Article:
Savoy Brown — and Kim Simmonds — Keep on Keeping On

The early rock and rollers faced a bit of a challenge as they aged. The genre inherently is that of young people — or at least was at its inception. Those who survived had to answer some basic questions: Can rock and roll be a career? Just how does a rocker grow old gracefully?

Some retired, perhaps making cameos when the cash reserves ran low. Others said, simply, that it indeed is a fine career. They loved what they were doing so much that they just kept going and going. Now we are at the other end of it all. These people are pushing their mid-70s. After all, the genre got rolling barely two decades after the end of World War II. That’s a long time ago.

Savoy Brown in a photo posted at its Facebook page

Savoy Brown is one of these bands. It never achieved the fame in the United States that it enjoys in Great Britain. It is, however, an institution — as the profile at its website rightly points out.

The institution of this institution is lead guitarist Kim Simmonds. He is a founding member of the band, which dates from 1966, and the only one who never left. The first album, “Shakedown,” was released in 1967. The profile goes through the list of personnel changes, which simply is a parade of names to most folks. It’s interesting to note that the rapidly of changes is great even for a rock act. The most noteworthy is that in 1970 three band members (Dave Peverett, Tony Stevens and Roger Earl) left to form Foghat.

Simmonds comes across as a humble and good natured guy in an interview earlier this month in Parade. He put out two records in 2017. “Witchy Feelin’ ” is a Savoy Brown record and “Jazzin’ on the Blues” is an acoustic instrumental album. (The interviewer didn’t ask what Simmonds has against the letter G.) The band released “City Night” in June, 2019.

It is interesting to see what these initial rock players do with their long lives if they are lucky enough to have them. Simmonds comes across as a man who is happy with the career track that was set in the mid-1960s.

In 2014, Anne Erickson of The Lansing State Journal asked Kim Simmonds why he still was drawn to the blues: “It’s always been the blues. On the surface, everything has changed, but really, absolutely nothing has changed. Underneath everything, it’s still the same thing. People are looking for music that speaks to them in a deeper way.” Ranker rated “Street Corner Talking,” “Looking In” and “Hellbound Train” as the band’s best albums. Click here for “Street Corner Talking” at iTunes. Click here or on the image for the album at Amazon.
In early 2015, The San Diego Union-Tribune posted a well done story on Savoy Brown, which in essence saying that it posted a story on Simmonds. Writer George Varga makes the point that Savoy Brown (and, he points out, John Mayall’s Blues Breakers) may have stayed closer to the blues than other bands of the era such as The Rolling Stones and Cream. These bands moved more toward rock and roll, which may be called a broader interpretation of the blues. Simmonds is quoted as saying that a pivotal moment for the young band was the opportunity to open for John Lee Hooker and Champion Jack Dupree.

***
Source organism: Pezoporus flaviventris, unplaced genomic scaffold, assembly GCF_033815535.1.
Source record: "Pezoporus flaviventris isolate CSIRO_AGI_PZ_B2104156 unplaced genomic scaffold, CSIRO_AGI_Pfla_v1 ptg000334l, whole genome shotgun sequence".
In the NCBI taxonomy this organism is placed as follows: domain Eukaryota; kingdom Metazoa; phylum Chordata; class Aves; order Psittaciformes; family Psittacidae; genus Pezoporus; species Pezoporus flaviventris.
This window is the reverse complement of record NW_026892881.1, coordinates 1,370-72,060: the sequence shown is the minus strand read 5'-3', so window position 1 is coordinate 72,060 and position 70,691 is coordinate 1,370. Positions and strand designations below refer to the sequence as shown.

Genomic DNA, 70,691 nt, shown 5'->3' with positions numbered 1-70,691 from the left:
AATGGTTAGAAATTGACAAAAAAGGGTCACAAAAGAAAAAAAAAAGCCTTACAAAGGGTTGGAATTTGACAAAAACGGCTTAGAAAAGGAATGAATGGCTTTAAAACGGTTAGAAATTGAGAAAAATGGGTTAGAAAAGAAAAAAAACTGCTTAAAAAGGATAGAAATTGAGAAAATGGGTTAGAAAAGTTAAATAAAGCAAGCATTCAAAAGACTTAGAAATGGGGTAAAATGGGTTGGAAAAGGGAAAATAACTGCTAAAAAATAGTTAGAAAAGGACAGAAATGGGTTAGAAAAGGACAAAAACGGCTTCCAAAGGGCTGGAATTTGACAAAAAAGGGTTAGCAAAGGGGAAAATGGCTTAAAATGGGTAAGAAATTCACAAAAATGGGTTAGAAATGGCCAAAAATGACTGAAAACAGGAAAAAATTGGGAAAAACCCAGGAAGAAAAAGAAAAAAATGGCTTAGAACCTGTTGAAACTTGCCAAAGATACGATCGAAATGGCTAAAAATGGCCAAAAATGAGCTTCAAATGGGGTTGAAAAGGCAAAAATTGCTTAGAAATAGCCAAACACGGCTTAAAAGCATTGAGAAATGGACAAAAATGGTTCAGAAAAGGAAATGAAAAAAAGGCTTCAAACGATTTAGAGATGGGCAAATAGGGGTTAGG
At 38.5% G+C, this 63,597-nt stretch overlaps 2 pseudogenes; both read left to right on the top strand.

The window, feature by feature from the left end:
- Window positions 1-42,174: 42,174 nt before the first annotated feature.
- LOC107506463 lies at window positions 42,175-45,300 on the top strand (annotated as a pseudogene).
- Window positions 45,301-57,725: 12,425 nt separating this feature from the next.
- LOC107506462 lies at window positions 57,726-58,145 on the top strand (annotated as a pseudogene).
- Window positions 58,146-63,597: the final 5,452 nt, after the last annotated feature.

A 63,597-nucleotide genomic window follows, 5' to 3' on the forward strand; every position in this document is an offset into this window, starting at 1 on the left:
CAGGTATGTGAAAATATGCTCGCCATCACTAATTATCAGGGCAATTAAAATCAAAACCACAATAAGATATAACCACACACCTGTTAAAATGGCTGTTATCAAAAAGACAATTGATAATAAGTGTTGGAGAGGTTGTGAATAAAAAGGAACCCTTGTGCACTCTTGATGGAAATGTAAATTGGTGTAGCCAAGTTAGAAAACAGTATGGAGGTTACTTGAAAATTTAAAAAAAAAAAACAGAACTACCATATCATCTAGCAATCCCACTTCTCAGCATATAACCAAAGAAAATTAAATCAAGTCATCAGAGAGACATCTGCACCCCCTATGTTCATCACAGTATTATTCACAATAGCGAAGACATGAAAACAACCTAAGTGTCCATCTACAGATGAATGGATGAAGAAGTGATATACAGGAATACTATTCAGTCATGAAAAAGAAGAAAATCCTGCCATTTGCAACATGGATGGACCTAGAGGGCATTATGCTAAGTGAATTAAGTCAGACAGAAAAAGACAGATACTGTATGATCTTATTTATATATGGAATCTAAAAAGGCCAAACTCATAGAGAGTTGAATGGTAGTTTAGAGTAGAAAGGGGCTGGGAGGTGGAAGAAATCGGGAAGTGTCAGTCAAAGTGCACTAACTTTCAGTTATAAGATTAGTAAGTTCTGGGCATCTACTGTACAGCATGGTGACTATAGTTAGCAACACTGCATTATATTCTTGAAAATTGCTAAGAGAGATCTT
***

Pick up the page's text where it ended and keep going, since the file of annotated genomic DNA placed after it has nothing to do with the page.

I had the opportunity to discuss Duke Ellington a few weeks ago with Jeff Claassen, an Assistant Professor of Harmony at the Berklee School of Music. It was interesting that one of the things that most impresses him about Duke was his ability to keep a band working for 50 years. That thought came back to me when Simmonds addressed a half century of Savoy Brown. Simmonds said that he didn’t think of the band as a “brand.” Rather it was that he started it and it “fell to him” to see it through. He told Varga that he is glad that he did.

It can be a bit disconcerting to see what in essence are old (mostly) men on stage rocking out. The reality is, however, that it is a natural progression. They no longer are kids, but to them — and the people who pay good money to see them — the music still means a lot. What precisely that meaning is undoubtedly has changed over the decades. But that meaning still is there is a sign that it indeed is art.

Here is one fan’s take on the band’s best songs. Above is “Poor Girl.” Below is “Living on the Bayou” which is from “Witchy Feelin’ ” Clearly, Simmonds still can play and loves what he does for a living.

Ranker and The Lansing State Journal were cited in the blue box.

Our New Things: Links to Music Sites and Info on Analog Tech and Vinyl

TDMB has focused on music and musicians. We will continue to do that, of course. We're also expanding our coverage to include vinyl and analog equipment.

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The stories of the great bands and musicians are fascinating. Musicians as a group are brilliant, but often troubled. The combination of creativity and drama makes for great reading.

Here are some books to check out.

Duke Ellington brought class, sophistication and style to jazz which, until that point, was proudly unpolished and raucous. His story is profound. The author, Terry Teachout, also wrote "Pops," the acclaimed bio of Louis Armstrong. Click here or on the image.


What else is there to say? Here is the story behind every song written by The Beatles. Click here or on the image.


The Grateful Dead don't get enough credit for the profound nature of its lyrics. Many of the band's songs are driven by a deep and literate Americana ("I'm Uncle Sam/That's who I am/Been hidin' out/In a rock and roll band" and "Majordomo Billy Bojangles/Sit down and have a drink with me/What's this about Alabama/Keeps comin' back to me?").

David Dodd's exhaustive study tells the story, song by song. Click here or on the image.

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